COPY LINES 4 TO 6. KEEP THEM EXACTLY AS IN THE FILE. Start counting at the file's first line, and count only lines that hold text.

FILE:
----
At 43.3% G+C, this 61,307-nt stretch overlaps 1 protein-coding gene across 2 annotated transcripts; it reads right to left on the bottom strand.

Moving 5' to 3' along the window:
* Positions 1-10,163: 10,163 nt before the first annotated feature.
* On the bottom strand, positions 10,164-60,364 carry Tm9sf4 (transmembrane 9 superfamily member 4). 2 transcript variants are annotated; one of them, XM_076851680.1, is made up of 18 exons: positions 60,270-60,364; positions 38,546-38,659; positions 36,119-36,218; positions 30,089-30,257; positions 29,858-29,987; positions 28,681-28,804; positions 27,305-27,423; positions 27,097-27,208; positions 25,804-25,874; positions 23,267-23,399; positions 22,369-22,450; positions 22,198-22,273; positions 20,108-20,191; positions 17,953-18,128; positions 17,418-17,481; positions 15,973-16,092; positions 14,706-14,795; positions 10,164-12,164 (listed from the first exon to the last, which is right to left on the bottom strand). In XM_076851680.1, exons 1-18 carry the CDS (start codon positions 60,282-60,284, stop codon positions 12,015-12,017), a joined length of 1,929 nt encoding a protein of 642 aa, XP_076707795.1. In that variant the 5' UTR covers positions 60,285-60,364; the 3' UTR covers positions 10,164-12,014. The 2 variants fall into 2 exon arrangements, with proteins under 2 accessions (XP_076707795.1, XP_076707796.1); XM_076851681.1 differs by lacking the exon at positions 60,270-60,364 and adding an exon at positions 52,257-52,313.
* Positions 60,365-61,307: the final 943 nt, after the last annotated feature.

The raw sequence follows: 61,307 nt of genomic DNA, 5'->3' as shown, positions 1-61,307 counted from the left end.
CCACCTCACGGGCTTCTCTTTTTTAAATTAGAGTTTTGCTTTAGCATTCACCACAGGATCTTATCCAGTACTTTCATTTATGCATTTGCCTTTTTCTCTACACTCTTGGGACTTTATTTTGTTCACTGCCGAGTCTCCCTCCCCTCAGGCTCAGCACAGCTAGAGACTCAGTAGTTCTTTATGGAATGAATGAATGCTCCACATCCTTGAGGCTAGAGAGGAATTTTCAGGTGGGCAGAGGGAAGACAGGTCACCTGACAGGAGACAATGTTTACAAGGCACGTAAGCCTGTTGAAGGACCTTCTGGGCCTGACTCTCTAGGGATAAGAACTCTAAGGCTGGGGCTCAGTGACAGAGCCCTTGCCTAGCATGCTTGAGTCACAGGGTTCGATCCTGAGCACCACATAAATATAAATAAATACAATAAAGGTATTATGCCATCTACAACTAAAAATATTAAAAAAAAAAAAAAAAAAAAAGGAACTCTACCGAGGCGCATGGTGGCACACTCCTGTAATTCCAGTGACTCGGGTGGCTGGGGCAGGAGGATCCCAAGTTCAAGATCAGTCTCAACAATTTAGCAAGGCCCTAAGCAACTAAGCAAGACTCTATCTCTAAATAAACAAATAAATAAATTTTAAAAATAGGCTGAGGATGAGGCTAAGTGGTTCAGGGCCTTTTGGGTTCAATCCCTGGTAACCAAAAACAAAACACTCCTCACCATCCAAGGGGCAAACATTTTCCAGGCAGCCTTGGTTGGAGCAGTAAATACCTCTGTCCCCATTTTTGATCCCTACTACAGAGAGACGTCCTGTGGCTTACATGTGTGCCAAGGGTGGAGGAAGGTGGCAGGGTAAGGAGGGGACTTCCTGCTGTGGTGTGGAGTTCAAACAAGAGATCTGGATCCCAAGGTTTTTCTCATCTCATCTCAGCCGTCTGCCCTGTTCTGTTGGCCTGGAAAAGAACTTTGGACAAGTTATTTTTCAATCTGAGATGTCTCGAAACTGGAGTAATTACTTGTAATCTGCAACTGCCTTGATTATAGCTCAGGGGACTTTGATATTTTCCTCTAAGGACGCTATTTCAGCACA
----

* On the bottom strand, positions 10,164-60,364 carry Tm9sf4 (transmembrane 9 superfamily member 4). 2 transcript variants are annotated; one of them, XM_076851680.1, is made up of 18 exons: positions 60,270-60,364; positions 38,546-38,659; positions 36,119-36,218; positions 30,089-30,257; positions 29,858-29,987; positions 28,681-28,804; positions 27,305-27,423; positions 27,097-27,208; positions 25,804-25,874; positions 23,267-23,399; positions 22,369-22,450; positions 22,198-22,273; positions 20,108-20,191; positions 17,953-18,128; positions 17,418-17,481; positions 15,973-16,092; positions 14,706-14,795; positions 10,164-12,164 (listed from the first exon to the last, which is right to left on the bottom strand). In XM_076851680.1, exons 1-18 carry the CDS (start codon positions 60,282-60,284, stop codon positions 12,015-12,017), a joined length of 1,929 nt encoding a protein of 642 aa, XP_076707795.1. In that variant the 5' UTR covers positions 60,285-60,364; the 3' UTR covers positions 10,164-12,014. The 2 variants fall into 2 exon arrangements, with proteins under 2 accessions (XP_076707795.1, XP_076707796.1); XM_076851681.1 differs by lacking the exon at positions 60,270-60,364 and adding an exon at positions 52,257-52,313.
* Positions 60,365-61,307: the final 943 nt, after the last annotated feature.

The raw sequence follows: 61,307 nt of genomic DNA, 5'->3' as shown, positions 1-61,307 counted from the left end.